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Keane bats off critics in drive to raise standards

Estyn chief tells TES Cymru that the new inspection framework is working well - and says she wouldn't `particularly blame' teachers for the shortcomings of Wales's schools

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Estyn chief tells TES Cymru that the new inspection framework is working well - and says she wouldn't `particularly blame' teachers for the shortcomings of Wales's schools

Ann Keane has had a busy first year as Her Majesty's chief inspector of education and training in Wales.

When her predecessor, Bill Maxwell, unexpectedly returned to Scotland last February, Ms Keane was handed the reins of Estyn at a critical time for the inspectorate. With a major internal restructuring taking place and a new common inspection framework to finalise and launch, it is fair to say the new boss has had her work cut out.

It has not all been smooth sailing: Estyn has been accused of "moving the goalposts" with its new focus on literacy and numeracy. Neither has she been afraid to speak out, just last week accusing some teachers and heads of being "in denial" about the poor results in the recent international Pisa (Programme for International Student Assessment) tests. Speaking to TES Cymru, she admits that there has also been "complacency" at Estyn.

But a year on, with a reorganised inspectorate and new inspection system both deemed "fit for purpose" by the education minister, Ms Keane is taking stock and looking to the future.

She says she is happy with the progress of the new framework, which started last September. "The inspectors are becoming more familiar with it and we're getting higher levels of consistency," Ms Keane says.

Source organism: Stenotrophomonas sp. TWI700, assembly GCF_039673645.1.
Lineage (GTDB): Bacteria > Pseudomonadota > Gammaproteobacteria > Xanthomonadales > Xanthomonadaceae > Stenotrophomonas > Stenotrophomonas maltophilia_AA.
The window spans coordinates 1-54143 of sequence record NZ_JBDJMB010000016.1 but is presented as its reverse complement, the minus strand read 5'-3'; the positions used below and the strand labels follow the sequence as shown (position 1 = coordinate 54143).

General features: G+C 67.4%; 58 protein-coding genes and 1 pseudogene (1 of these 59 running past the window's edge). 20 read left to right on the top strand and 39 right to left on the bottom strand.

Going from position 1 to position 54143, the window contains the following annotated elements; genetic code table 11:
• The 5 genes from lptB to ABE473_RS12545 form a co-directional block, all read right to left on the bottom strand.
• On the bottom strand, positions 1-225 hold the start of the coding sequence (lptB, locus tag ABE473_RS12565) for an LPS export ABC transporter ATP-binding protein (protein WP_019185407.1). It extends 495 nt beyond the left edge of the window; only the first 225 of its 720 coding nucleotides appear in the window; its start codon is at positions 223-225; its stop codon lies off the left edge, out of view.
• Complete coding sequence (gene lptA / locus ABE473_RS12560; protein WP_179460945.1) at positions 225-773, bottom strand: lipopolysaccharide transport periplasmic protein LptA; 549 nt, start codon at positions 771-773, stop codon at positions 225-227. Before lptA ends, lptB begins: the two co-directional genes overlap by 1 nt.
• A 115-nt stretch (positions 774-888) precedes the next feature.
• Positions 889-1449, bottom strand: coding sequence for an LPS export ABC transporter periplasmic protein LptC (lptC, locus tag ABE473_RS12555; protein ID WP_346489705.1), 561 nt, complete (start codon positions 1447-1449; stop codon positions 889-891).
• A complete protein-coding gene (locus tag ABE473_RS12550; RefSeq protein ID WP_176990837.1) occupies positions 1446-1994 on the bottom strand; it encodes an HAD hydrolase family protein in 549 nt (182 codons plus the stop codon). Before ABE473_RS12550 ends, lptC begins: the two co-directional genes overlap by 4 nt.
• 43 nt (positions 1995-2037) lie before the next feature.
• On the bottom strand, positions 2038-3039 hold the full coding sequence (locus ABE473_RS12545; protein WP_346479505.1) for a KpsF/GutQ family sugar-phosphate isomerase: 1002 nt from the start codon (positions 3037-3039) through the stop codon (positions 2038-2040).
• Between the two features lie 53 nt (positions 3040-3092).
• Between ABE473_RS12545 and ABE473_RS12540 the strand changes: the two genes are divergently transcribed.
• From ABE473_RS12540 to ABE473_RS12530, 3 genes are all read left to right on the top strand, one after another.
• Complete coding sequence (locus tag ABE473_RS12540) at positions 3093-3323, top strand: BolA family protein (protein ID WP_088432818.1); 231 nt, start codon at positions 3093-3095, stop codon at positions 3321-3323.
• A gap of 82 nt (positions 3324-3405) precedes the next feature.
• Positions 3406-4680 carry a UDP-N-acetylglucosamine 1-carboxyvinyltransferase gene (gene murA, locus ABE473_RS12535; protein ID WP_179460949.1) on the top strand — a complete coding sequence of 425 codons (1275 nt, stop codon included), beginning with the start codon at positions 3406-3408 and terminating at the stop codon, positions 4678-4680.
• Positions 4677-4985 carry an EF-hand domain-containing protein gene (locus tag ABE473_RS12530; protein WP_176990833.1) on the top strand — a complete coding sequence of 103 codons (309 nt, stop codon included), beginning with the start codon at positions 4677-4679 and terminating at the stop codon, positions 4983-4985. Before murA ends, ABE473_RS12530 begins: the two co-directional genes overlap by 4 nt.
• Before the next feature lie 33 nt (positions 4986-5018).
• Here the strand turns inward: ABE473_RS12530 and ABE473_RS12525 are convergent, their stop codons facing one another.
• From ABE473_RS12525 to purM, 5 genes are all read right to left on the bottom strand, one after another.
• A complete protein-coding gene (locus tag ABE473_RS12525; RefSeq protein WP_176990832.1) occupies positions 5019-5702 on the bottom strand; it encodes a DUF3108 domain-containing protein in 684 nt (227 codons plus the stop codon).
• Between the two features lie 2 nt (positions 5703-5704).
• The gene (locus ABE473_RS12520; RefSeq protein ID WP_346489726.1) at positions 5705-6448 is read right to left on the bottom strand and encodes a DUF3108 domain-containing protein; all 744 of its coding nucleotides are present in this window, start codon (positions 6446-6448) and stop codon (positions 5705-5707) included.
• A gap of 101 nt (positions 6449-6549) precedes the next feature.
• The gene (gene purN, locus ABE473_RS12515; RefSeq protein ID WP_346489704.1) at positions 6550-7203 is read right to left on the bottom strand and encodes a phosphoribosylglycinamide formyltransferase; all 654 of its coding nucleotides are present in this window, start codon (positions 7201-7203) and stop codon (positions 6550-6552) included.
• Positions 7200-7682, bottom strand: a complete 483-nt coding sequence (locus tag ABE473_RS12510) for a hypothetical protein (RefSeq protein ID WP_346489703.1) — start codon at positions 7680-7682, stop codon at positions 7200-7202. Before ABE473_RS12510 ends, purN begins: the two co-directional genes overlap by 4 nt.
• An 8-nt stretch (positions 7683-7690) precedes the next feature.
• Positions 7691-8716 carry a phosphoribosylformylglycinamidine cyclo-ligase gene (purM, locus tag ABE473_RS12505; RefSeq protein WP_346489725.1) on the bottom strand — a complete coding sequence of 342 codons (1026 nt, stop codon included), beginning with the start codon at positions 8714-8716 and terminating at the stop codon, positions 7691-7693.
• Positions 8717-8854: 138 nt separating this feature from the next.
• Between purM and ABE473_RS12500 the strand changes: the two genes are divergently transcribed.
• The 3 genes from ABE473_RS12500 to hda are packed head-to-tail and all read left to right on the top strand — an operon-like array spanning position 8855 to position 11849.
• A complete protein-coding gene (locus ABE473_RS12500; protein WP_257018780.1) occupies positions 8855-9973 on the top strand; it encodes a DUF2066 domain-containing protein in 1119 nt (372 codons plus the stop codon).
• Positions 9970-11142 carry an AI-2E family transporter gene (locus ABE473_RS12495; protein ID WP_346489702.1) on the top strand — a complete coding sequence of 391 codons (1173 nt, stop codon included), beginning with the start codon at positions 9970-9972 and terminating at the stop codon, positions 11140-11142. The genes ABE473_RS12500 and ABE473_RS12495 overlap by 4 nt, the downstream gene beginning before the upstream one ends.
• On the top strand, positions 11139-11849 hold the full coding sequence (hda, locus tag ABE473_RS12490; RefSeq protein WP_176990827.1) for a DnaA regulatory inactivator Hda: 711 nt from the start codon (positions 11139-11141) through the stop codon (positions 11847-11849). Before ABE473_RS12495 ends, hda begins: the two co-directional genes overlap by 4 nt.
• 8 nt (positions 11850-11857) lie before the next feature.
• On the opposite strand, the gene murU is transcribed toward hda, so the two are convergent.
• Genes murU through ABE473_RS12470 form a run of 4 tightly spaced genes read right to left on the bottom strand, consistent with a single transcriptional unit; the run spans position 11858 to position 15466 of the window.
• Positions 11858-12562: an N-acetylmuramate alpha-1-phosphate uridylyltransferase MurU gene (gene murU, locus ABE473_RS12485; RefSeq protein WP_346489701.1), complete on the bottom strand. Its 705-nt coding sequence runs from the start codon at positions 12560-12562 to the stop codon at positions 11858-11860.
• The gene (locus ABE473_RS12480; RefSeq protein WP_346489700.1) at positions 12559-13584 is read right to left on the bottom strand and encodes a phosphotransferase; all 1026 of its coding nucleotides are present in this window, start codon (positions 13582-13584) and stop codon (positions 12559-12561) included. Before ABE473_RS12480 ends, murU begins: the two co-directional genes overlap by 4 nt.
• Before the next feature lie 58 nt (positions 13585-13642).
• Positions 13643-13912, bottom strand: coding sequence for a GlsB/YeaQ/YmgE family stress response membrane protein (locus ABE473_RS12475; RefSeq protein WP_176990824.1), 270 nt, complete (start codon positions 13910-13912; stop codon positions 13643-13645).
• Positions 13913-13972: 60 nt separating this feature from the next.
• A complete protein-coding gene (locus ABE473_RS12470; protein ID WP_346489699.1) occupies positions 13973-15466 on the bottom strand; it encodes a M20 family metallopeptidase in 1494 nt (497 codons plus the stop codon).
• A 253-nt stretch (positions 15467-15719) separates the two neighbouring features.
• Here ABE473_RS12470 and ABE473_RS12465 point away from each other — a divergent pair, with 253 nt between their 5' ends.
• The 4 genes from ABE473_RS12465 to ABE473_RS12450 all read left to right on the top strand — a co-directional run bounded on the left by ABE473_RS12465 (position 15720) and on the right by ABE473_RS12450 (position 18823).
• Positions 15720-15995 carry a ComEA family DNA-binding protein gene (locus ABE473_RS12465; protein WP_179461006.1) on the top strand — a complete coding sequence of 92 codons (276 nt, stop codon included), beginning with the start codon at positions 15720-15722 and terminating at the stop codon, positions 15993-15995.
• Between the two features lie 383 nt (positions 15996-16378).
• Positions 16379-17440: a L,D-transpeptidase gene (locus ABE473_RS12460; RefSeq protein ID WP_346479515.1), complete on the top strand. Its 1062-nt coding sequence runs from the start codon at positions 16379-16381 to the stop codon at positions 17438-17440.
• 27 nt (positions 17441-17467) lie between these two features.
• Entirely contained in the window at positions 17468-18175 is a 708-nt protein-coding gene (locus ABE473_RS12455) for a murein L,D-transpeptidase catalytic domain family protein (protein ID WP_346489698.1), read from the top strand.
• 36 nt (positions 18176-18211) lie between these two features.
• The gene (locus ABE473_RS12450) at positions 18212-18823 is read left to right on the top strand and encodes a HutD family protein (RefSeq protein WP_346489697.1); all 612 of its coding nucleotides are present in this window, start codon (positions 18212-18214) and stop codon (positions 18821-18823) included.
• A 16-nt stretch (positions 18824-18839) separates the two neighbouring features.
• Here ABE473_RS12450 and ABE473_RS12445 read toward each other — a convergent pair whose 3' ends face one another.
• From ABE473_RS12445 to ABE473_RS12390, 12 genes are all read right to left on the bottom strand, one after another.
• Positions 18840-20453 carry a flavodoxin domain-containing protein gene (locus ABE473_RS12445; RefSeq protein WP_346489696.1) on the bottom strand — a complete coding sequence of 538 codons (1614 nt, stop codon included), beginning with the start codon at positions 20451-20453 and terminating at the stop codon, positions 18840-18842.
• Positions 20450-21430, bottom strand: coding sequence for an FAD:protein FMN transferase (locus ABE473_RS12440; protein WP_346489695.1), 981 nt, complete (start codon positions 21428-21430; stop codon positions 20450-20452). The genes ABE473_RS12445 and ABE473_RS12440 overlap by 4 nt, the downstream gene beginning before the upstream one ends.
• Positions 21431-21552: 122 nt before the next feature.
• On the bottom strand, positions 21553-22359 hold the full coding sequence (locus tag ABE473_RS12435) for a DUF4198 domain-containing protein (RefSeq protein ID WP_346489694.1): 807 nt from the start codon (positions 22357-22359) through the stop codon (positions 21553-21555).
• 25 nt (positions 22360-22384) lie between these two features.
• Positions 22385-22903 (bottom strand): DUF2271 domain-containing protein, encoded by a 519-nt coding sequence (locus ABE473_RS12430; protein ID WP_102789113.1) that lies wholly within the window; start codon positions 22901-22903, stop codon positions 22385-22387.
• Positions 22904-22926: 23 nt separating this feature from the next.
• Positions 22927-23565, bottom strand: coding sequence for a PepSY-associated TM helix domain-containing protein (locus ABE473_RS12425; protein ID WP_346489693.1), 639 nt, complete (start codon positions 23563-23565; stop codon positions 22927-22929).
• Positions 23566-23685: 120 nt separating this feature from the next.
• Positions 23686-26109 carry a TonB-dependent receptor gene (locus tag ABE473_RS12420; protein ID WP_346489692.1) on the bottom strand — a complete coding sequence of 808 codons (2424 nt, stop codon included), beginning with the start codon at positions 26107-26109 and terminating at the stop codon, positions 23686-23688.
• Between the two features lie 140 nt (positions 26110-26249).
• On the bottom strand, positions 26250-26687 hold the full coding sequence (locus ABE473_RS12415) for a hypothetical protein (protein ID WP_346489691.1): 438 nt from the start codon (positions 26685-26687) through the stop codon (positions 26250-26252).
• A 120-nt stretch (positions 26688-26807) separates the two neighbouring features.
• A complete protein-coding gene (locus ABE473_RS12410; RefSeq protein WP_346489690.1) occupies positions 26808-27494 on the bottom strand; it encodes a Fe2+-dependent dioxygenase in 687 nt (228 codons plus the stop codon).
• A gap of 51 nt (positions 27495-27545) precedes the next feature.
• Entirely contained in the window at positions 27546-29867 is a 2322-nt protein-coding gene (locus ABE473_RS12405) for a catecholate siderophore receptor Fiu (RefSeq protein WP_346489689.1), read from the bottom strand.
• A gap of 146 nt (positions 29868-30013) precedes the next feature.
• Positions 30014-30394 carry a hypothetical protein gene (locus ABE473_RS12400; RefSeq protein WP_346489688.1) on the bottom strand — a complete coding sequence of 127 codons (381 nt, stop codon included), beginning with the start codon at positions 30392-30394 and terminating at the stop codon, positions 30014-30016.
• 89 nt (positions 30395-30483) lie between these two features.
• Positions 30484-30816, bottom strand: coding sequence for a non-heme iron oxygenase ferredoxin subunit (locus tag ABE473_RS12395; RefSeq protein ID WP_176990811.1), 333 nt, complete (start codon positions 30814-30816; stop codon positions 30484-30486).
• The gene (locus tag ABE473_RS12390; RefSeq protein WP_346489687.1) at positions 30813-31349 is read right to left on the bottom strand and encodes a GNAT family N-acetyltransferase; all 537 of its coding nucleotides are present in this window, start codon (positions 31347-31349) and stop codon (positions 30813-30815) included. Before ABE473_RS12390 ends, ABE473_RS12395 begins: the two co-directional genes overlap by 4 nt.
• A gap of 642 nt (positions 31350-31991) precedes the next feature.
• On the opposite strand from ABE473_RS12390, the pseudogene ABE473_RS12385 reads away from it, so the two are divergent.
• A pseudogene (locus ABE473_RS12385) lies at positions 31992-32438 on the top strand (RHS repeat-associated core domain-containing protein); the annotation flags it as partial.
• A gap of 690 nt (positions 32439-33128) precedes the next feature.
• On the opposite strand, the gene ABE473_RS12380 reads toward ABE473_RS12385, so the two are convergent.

But the changes have meant that more schools are now officially causing concern and needing follow-up inspection visits, leading to the charge of shifting goalposts.

Ms Keane denies that is the case, but is happy to admit that the focus has changed. "There is no getting away from that," she says. "We are looking in more depth at things we were not looking at before.

"In the past our judgments were based on the grades we gave for all the subjects in the curriculum. We have changed that focus.

"We are no longer looking at content and knowledge, but at higher order literacy and numeracy skills, which apply to every subject in the curriculum.

"We have had very few formal complaints. Schools have by and large accepted the judgments that have emerged from inspections. They have adapted to it and understand the reasons why."

Ms Keane faced further criticism after her first annual report was published in January, in which she looked back over the previous six-year inspection cycle and concluded that although things had improved, the rate of progress was too slow.

Some of the findings proved contentious, particularly that a third of schools were underperforming and 40 per cent of pupils entered secondary school with basic skills gaps.